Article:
I’ve done this in a spreadsheet, and put this into a nice temperature/time chart to indicate the time schedule your mash steps would follow. In total, I’ve done this with four different initial temperatures: 20, 25, 30 and 35 °C. This is a rather wide temperature range, but it’s also one where most people could easily and correctly judge whether a liquid is within that temperature range just by feeling with their finger or elbow. To keep the chart readable, I’ve only added the main mash temperature, and left out the temperature curves of the decoctions. To account for cooling during mixing back, especially so on a homebrew scale, I assumed a boiling temperature of 95 °C instead of 100 °C.
In addition, I’ve marked the temperature ranges in which you reasonably want to keep your mash to do a protein rest, as well as to give the alpha and beta amylases good conditions to do their work.
When you now look at the chart, it is very noticeable that at all stages (protein rest, maltose rest, saccharification rest/mash-out), all our target temperatures fall within the desired temperature ranges. The further we go, the more all the temperature curves converge towards a narrower and narrower temperature range, even though we started with a very wide one. This makes it very hard to screw up, even if you e.g. slightly miss your target temperature after your first decoction: you will still be well within the desired temperature range.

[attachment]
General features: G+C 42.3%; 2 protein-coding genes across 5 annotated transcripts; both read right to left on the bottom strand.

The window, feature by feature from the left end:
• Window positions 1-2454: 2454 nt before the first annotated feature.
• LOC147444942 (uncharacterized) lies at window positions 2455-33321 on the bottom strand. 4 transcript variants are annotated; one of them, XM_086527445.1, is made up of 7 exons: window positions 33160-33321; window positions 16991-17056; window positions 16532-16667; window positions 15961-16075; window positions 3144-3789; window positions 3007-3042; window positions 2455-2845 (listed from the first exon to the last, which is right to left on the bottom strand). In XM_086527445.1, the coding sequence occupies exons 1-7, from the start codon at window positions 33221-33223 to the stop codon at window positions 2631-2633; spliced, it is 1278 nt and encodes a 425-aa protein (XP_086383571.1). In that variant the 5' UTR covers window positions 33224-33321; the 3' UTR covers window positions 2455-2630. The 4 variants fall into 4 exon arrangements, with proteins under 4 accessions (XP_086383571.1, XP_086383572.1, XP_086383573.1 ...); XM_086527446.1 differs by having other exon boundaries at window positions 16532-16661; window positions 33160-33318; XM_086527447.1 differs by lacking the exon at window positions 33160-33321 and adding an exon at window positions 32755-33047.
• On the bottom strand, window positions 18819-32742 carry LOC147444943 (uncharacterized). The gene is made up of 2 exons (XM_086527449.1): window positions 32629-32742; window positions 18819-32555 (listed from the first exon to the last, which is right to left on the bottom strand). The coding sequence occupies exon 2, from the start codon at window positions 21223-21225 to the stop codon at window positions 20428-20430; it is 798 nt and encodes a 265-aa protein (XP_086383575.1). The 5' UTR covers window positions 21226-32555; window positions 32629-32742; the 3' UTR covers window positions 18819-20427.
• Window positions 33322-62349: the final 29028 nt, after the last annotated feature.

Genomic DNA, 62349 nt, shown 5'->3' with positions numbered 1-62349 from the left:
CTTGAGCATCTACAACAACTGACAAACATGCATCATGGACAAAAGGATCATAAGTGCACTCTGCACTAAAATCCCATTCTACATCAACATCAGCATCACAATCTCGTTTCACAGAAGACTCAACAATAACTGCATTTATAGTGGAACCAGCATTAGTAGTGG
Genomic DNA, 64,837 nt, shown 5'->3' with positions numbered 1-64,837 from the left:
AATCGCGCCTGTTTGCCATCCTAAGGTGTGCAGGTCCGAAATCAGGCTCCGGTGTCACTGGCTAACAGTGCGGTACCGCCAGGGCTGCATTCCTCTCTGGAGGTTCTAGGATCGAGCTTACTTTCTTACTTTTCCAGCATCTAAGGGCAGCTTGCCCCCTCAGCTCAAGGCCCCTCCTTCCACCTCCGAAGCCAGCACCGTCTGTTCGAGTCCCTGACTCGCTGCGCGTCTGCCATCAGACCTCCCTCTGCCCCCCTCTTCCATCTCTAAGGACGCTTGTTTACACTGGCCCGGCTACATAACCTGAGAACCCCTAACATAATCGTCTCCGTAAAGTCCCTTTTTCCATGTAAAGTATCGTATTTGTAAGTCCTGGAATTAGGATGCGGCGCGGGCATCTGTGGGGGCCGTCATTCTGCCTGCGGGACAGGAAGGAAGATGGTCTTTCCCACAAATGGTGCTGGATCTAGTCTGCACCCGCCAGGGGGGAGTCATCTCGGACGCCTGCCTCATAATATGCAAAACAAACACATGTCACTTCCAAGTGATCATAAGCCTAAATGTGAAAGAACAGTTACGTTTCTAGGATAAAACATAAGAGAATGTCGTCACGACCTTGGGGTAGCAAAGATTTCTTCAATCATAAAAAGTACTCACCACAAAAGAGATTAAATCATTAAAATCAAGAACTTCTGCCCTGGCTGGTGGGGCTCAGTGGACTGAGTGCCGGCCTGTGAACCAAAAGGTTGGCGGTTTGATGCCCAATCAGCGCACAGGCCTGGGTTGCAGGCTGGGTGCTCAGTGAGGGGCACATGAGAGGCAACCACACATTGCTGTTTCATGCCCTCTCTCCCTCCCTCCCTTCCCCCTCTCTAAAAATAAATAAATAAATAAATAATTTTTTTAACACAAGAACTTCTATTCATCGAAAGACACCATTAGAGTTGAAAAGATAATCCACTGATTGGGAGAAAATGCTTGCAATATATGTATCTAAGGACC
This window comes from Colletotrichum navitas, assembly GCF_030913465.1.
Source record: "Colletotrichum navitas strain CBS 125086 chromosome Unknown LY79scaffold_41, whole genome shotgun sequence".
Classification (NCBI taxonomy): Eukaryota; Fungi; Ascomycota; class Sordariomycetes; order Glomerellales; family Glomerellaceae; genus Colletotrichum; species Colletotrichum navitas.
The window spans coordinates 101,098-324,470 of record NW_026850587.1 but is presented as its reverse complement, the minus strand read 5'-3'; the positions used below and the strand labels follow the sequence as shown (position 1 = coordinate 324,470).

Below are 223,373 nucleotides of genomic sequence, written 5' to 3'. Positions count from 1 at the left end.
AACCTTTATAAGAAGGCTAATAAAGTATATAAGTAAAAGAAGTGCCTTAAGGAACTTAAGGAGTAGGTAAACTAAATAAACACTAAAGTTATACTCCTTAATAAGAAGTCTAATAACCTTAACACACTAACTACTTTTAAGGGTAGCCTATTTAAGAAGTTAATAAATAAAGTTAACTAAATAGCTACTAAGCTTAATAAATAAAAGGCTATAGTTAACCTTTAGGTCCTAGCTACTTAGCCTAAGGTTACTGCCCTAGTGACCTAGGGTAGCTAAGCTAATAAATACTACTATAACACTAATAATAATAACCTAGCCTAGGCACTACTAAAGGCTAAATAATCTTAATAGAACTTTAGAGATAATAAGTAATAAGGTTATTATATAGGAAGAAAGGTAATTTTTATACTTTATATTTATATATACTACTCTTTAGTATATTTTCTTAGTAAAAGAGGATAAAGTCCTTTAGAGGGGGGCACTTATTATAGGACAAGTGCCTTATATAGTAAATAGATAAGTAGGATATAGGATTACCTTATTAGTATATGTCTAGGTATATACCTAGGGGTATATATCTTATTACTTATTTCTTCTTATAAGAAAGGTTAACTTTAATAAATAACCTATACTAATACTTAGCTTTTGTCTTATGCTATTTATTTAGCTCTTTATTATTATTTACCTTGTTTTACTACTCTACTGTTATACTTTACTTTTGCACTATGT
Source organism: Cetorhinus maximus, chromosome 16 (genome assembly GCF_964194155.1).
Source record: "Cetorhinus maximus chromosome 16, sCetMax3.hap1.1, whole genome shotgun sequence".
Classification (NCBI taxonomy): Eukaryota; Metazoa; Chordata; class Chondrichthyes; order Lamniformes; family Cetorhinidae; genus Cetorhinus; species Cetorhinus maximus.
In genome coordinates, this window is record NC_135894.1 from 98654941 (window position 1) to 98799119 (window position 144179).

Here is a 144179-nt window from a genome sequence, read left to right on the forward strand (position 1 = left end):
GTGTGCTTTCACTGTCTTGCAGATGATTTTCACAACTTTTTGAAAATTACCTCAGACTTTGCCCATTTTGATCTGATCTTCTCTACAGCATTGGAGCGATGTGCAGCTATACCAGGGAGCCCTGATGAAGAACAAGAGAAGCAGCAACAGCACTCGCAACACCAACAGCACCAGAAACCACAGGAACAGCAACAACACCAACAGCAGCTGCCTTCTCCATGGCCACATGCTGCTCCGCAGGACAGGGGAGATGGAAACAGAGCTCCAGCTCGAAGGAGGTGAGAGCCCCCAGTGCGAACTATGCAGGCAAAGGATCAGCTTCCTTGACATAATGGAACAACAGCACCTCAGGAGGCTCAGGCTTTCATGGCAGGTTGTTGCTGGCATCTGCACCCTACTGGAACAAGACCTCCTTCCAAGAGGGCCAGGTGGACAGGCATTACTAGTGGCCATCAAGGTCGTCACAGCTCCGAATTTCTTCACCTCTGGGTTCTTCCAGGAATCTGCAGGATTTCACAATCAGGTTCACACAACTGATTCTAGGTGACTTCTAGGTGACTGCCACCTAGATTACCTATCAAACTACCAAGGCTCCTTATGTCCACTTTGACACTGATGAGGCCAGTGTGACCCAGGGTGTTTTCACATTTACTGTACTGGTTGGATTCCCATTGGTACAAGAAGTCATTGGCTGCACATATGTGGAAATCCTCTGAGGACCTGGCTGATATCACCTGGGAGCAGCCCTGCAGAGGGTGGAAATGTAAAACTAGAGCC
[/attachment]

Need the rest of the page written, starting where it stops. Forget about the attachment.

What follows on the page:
In addition to that, when you bring up your decoctions, in particular the first one, to a boil, they go through these temperature ranges as well. Some modern mash schedules recommend doing at least a saccharification rest to optimally use the enzymes that will later get destroyed, so you can have an infusion step mash within your decoction. Even if you don’t do it, unless you heat up very quickly, your decoction will at least partially convert when you heat it up.
And this is why your triple decoction mash can never fail: when bringing your decoctions to a boil, they will partially, if not mostly, convert, and then release more starch during the boil, which will then be fully converted in the main mash. There are two decoctions where the enzymes get into the right temperature range to convert starch into sugar, and there are two rest steps where the enzymes have even more time to convert more starch into sugar. Your whole mash goes through the right temperature so many times, it will eventually be fully converted. And to get into these right temperature ranges, all you need to do is follow a few simple principles. And if you want, you could even do this totally without a thermometer.